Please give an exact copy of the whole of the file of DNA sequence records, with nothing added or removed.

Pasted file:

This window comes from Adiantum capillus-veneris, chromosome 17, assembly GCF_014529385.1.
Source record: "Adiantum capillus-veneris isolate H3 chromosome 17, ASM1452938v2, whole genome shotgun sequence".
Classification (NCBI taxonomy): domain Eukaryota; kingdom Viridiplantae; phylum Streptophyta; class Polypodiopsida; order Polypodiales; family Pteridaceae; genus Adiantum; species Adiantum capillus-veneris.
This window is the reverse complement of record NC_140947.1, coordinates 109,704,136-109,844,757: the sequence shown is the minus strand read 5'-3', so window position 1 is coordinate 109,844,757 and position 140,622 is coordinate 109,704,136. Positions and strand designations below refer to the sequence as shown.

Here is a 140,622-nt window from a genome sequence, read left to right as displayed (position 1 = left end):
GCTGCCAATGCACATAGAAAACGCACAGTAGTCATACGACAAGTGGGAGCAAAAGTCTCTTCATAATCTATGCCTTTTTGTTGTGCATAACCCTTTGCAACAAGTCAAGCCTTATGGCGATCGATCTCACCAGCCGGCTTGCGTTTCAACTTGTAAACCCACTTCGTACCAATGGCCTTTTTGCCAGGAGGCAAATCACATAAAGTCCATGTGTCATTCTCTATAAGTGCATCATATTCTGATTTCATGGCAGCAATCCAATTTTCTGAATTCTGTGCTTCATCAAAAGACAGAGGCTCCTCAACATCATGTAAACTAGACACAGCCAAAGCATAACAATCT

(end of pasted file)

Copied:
This window comes from Adiantum capillus-veneris, chromosome 17, assembly GCF_014529385.1.
Source record: "Adiantum capillus-veneris isolate H3 chromosome 17, ASM1452938v2, whole genome shotgun sequence".
Classification (NCBI taxonomy): domain Eukaryota; kingdom Viridiplantae; phylum Streptophyta; class Polypodiopsida; order Polypodiales; family Pteridaceae; genus Adiantum; species Adiantum capillus-veneris.
This window is the reverse complement of record NC_140947.1, coordinates 109,704,136-109,844,757: the sequence shown is the minus strand read 5'-3', so window position 1 is coordinate 109,844,757 and position 140,622 is coordinate 109,704,136. Positions and strand designations below refer to the sequence as shown.

Here is a 140,622-nt window from a genome sequence, read left to right as displayed (position 1 = left end):
GCTGCCAATGCACATAGAAAACGCACAGTAGTCATACGACAAGTGGGAGCAAAAGTCTCTTCATAATCTATGCCTTTTTGTTGTGCATAACCCTTTGCAACAAGTCAAGCCTTATGGCGATCGATCTCACCAGCCGGCTTGCGTTTCAACTTGTAAACCCACTTCGTACCAATGGCCTTTTTGCCAGGAGGCAAATCACATAAAGTCCATGTGTCATTCTCTATAAGTGCATCATATTCTGATTTCATGGCAGCAATCCAATTTTCTGAATTCTGTGCTTCATCAAAAGACAGAGGCTCCTCAACATCATGTAAACTAGACACAGCCAAAGCATAACAATCT